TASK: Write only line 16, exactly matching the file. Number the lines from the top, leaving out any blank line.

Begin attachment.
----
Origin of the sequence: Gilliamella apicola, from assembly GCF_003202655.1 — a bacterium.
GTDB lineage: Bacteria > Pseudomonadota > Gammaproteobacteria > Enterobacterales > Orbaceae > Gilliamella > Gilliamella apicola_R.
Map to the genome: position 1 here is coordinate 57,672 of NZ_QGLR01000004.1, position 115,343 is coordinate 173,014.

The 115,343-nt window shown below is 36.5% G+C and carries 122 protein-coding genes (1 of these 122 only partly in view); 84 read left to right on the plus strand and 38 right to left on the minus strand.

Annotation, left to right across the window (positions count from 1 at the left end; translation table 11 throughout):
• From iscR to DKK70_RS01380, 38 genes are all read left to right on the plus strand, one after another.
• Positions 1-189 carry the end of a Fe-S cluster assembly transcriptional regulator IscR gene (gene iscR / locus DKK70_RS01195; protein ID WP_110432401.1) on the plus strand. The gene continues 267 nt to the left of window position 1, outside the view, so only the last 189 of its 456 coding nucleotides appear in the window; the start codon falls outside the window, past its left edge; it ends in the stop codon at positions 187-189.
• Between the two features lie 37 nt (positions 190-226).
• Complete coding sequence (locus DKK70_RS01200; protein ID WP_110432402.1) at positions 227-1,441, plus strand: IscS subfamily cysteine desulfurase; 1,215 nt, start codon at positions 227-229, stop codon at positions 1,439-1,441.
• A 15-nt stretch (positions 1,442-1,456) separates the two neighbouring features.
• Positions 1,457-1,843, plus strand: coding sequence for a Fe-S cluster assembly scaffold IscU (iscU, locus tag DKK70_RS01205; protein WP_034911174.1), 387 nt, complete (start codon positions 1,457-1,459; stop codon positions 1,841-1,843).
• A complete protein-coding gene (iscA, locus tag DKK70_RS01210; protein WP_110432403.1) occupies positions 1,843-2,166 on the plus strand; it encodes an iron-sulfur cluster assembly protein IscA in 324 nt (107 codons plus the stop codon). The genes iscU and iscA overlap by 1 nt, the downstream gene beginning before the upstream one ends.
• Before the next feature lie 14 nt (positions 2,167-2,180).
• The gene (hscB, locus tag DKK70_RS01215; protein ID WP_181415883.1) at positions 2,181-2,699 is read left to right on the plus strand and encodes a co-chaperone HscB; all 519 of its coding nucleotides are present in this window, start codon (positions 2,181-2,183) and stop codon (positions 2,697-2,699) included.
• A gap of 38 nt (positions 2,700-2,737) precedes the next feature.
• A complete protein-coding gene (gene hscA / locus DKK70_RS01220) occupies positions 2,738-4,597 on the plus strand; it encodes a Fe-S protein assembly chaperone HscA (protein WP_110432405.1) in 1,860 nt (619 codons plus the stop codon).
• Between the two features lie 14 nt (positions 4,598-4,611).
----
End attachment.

• A complete protein-coding gene (gene hscA / locus DKK70_RS01220) occupies positions 2,738-4,597 on the plus strand; it encodes a Fe-S protein assembly chaperone HscA (protein WP_110432405.1) in 1,860 nt (619 codons plus the stop codon).